Michelle Bergstein-FontanezStick with what you do best and become a master at it and never over-promise. Your stellar work can act as the over promise without mention. The pitfalls of over promising is most likely you will under deliver, not intentionally, but because you promised more. You can’t control the unexpected and the unexpected usually happens when you over promise.

Be clear, upfront and honest in your communication. If you can’t meet a deadline communicate that. Accountability goes a long way! Life happens and its best to admit fault, we are all human, better to be approachable and real about any situation, no matter how much you may fear that phone call, or conversation, the burden that gets lifted alleviates so much stress you wouldn’t believe! You’ll thank me later!”

–Michelle Bergstein Fontanez, Marketing Maven Event Industry Marketing by BeatCreative


Donna KastnerWhile getting up to speed on meeting logistics is important and something you should quickly master, it’s foundational. It’s the price of admission.

Aim higher. Dream bigger. Think about WHY people attend meetings and events. They want to experience something new and meaningful. Something that helps them address their critical issues faster/better. Something they’d never find anywhere else. Lift your vision from meeting planner to business results driver. Leverage smart technologies to accelerate the value curve whenever possible.

Do this well and your event audience no longer budgets for you – they invest in you.”

–Donna Kastner, Director of Education and Engagement at Velvet Chainsaw Consulting


Shawna Suckow“Getting an industry designation is really important for credibility, especially for those who are younger or newer to the industry. The industry’s job market is pretty competitive right now, so anything you can do to set yourself apart from those just looking to “hang a shingle” will really help. If you don’t have the requirements to pursue the designation yet, then volunteer or pursue an internship – create your own internship if needed, by offering to work for free for a company that interests you. It will gain you valuable connections and experience, even if it’s only part-time for a month or two, whatever time you can spare.”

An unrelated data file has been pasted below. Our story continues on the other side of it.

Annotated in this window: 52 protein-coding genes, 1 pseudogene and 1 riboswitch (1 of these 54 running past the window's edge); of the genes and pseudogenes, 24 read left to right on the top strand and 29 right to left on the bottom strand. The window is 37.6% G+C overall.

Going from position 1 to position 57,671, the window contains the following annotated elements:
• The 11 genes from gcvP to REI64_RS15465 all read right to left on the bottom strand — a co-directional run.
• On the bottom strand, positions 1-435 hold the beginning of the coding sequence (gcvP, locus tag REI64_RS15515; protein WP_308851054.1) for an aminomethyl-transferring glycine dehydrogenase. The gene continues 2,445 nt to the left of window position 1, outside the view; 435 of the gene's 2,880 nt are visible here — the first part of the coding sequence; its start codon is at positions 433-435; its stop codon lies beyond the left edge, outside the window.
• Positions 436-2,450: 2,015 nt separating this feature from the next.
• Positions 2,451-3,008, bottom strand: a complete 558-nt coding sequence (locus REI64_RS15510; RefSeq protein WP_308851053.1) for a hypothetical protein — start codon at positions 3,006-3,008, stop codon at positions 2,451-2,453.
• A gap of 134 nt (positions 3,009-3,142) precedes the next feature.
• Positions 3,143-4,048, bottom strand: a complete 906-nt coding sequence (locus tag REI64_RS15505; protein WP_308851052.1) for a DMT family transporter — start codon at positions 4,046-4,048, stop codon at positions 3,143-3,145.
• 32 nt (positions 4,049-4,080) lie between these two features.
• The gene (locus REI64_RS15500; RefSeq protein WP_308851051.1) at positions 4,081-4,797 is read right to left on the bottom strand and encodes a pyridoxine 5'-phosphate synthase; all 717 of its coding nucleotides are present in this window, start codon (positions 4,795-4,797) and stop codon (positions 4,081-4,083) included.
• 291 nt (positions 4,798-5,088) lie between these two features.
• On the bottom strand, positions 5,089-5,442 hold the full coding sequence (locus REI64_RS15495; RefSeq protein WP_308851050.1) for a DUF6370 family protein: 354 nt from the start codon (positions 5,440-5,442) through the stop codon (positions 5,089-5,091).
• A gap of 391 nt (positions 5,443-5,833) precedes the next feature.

–Shawna Suckow CMP, Founder and President of the Senior Planners Industry Network (SPIN)


Kyle HillmanYou have to always keep learning. What was once delegated to the role of a consultant is knowledge that sets you apart. “

 

–Kyle Hillman, CMP: MPI Board Member, Co-Chair of MPI Chicago TechCon 2013


Dawn Penfold“Everyone tells you that you should do what you love. Sounds good in a blog or on a poster. It isn’t necessarily realistic or possible. Enjoying your work, being valued in your industry and community, and making money makes sense. Bottom line, keep a realistic outlook on your career.”

–Dawn Penfold CMP, President at Meetingjobs


Jessica Levin“If I could talk to my 21 year old self, I would tell her to get both classroom education and hands-on experience. I would make sure that she worked (or volunteered) in a variety of settings so that she knew what type of job(s) she would enjoy and what she wouldn’t. I would make sure asked a lot of questions and network with people who were smarter and more experienced than her. I would tell her to get involved in industry organizations and participate as best she could. I would tell myself that there will be people who will try to hold me back, but even more who are willing to help me succeed. I ask her to start helping others however she could, even if they might know more than her in certain areas. I would make sure that she talked to as many people as she could and listen to what everyone says. Then I would remind myself to form my own opinions. I would tell her to invest in a good pair of comfortable shoes because she will be on my feet a lot. I would also tell her to dress for the part she wants, not the part she has. I would encourage her to challenge the norm, once she had an understanding what the norm was. And most important, I would tell her to ask herself if she loves what she is doing and to make sure that her work is fulfilling.”